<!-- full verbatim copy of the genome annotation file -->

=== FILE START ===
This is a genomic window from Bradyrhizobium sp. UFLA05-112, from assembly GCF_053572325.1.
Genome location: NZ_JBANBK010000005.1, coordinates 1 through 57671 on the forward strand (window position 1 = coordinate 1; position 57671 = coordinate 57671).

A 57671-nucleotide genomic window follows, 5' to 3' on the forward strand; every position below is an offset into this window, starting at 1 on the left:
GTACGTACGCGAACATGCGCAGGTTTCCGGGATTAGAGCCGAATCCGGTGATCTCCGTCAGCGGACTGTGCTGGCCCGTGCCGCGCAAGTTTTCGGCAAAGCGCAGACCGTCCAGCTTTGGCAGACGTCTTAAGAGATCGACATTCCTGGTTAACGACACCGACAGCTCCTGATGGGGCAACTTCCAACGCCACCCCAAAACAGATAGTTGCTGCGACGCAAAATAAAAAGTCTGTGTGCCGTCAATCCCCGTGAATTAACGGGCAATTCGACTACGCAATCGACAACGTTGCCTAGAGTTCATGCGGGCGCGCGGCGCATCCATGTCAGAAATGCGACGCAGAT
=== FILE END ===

This is a genomic window from Bradyrhizobium sp. UFLA05-112, from assembly GCF_053572325.1.
Genome location: NZ_JBANBK010000005.1, coordinates 1 through 57671 on the forward strand (window position 1 = coordinate 1; position 57671 = coordinate 57671).

A 57671-nucleotide genomic window follows, 5' to 3' on the forward strand; every position below is an offset into this window, starting at 1 on the left:
GTACGTACGCGAACATGCGCAGGTTTCCGGGATTAGAGCCGAATCCGGTGATCTCCGTCAGCGGACTGTGCTGGCCCGTGCCGCGCAAGTTTTCGGCAAAGCGCAGACCGTCCAGCTTTGGCAGACGTCTTAAGAGATCGACATTCCTGGTTAACGACACCGACAGCTCCTGATGGGGCAACTTCCAACGCCACCCCAAAACAGATAGTTGCTGCGACGCAAAATAAAAAGTCTGTGTGCCGTCAATCCCCGTGAATTAACGGGCAATTCGACTACGCAATCGACAACGTTGCCTAGAGTTCATGCGGGCGCGCGGCGCATCCATGTCAGAAATGCGACGCAGAT